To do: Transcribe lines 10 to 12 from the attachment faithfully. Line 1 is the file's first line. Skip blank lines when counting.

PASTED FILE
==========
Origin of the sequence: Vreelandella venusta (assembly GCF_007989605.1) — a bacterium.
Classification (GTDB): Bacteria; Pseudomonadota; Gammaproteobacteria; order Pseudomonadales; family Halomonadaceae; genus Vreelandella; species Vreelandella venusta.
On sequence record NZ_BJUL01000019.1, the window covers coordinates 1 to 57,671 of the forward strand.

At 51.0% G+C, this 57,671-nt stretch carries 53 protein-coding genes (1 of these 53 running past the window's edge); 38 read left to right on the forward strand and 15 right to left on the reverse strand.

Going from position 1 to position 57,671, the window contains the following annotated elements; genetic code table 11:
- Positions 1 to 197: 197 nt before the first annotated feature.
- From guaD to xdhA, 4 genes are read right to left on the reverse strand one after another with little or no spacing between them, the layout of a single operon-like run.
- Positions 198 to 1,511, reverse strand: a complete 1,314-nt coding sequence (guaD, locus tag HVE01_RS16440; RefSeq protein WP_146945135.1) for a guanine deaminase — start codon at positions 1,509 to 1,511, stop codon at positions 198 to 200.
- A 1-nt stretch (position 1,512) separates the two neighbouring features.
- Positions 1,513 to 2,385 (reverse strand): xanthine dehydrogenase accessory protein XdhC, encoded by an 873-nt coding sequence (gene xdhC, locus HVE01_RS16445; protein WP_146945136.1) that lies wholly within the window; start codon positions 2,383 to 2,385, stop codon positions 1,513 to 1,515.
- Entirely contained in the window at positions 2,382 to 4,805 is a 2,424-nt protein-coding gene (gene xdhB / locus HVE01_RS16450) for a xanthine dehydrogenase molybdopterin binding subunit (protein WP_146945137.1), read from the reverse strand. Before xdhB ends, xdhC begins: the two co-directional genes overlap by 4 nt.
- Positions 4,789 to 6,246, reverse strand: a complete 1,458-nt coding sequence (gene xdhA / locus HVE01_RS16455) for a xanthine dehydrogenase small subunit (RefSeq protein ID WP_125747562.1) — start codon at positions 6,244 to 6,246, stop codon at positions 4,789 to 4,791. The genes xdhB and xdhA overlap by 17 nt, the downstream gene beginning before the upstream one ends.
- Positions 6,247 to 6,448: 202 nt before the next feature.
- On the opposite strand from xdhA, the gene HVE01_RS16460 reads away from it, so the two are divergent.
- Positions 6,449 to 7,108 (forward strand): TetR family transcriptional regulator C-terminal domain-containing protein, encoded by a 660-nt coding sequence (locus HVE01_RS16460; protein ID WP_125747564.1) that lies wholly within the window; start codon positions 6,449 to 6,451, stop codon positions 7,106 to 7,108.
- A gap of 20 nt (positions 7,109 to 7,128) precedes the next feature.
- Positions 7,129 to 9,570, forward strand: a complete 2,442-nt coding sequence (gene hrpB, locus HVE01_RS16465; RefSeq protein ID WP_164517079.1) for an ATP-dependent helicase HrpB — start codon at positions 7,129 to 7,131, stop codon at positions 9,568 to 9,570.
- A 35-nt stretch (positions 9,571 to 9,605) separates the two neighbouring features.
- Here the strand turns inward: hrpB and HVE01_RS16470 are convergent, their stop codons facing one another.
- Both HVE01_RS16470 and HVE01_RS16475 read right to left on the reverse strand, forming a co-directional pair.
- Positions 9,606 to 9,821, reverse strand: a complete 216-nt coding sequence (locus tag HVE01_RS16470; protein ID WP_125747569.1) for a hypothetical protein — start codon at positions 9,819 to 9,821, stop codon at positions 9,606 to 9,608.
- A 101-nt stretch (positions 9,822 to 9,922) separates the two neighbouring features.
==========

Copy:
- Positions 1,513 to 2,385 (reverse strand): xanthine dehydrogenase accessory protein XdhC, encoded by an 873-nt coding sequence (gene xdhC, locus HVE01_RS16445; protein WP_146945136.1) that lies wholly within the window; start codon positions 2,383 to 2,385, stop codon positions 1,513 to 1,515.
- Entirely contained in the window at positions 2,382 to 4,805 is a 2,424-nt protein-coding gene (gene xdhB / locus HVE01_RS16450) for a xanthine dehydrogenase molybdopterin binding subunit (protein WP_146945137.1), read from the reverse strand. Before xdhB ends, xdhC begins: the two co-directional genes overlap by 4 nt.
- Positions 4,789 to 6,246, reverse strand: a complete 1,458-nt coding sequence (gene xdhA / locus HVE01_RS16455) for a xanthine dehydrogenase small subunit (RefSeq protein ID WP_125747562.1) — start codon at positions 6,244 to 6,246, stop codon at positions 4,789 to 4,791. The genes xdhB and xdhA overlap by 17 nt, the downstream gene beginning before the upstream one ends.